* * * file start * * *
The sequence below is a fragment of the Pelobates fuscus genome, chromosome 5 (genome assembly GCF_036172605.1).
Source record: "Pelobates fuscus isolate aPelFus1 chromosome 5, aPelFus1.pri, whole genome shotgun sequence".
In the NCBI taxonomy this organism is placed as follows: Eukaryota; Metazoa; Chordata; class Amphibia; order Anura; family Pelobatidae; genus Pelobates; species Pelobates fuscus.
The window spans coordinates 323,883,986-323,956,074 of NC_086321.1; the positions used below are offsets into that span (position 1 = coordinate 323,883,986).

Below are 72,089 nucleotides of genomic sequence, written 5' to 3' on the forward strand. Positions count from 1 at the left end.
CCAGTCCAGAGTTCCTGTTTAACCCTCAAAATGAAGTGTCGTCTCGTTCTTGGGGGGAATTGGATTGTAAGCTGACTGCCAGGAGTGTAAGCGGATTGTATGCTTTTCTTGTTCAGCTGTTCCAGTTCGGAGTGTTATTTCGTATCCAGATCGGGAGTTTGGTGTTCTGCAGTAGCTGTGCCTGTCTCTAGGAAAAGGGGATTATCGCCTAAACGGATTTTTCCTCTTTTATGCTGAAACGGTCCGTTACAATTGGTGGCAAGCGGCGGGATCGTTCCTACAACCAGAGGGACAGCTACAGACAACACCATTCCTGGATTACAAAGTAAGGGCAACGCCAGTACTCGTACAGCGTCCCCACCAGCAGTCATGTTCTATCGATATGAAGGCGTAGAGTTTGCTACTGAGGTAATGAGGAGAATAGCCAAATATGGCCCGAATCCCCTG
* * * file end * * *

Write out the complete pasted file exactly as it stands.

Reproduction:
The sequence below is a fragment of the Pelobates fuscus genome, chromosome 5 (genome assembly GCF_036172605.1).
Source record: "Pelobates fuscus isolate aPelFus1 chromosome 5, aPelFus1.pri, whole genome shotgun sequence".
In the NCBI taxonomy this organism is placed as follows: Eukaryota; Metazoa; Chordata; class Amphibia; order Anura; family Pelobatidae; genus Pelobates; species Pelobates fuscus.
The window spans coordinates 323,883,986-323,956,074 of NC_086321.1; the positions used below are offsets into that span (position 1 = coordinate 323,883,986).

Below are 72,089 nucleotides of genomic sequence, written 5' to 3' on the forward strand. Positions count from 1 at the left end.
CCAGTCCAGAGTTCCTGTTTAACCCTCAAAATGAAGTGTCGTCTCGTTCTTGGGGGGAATTGGATTGTAAGCTGACTGCCAGGAGTGTAAGCGGATTGTATGCTTTTCTTGTTCAGCTGTTCCAGTTCGGAGTGTTATTTCGTATCCAGATCGGGAGTTTGGTGTTCTGCAGTAGCTGTGCCTGTCTCTAGGAAAAGGGGATTATCGCCTAAACGGATTTTTCCTCTTTTATGCTGAAACGGTCCGTTACAATTGGTGGCAAGCGGCGGGATCGTTCCTACAACCAGAGGGACAGCTACAGACAACACCATTCCTGGATTACAAAGTAAGGGCAACGCCAGTACTCGTACAGCGTCCCCACCAGCAGTCATGTTCTATCGATATGAAGGCGTAGAGTTTGCTACTGAGGTAATGAGGAGAATAGCCAAATATGGCCCGAATCCCCTG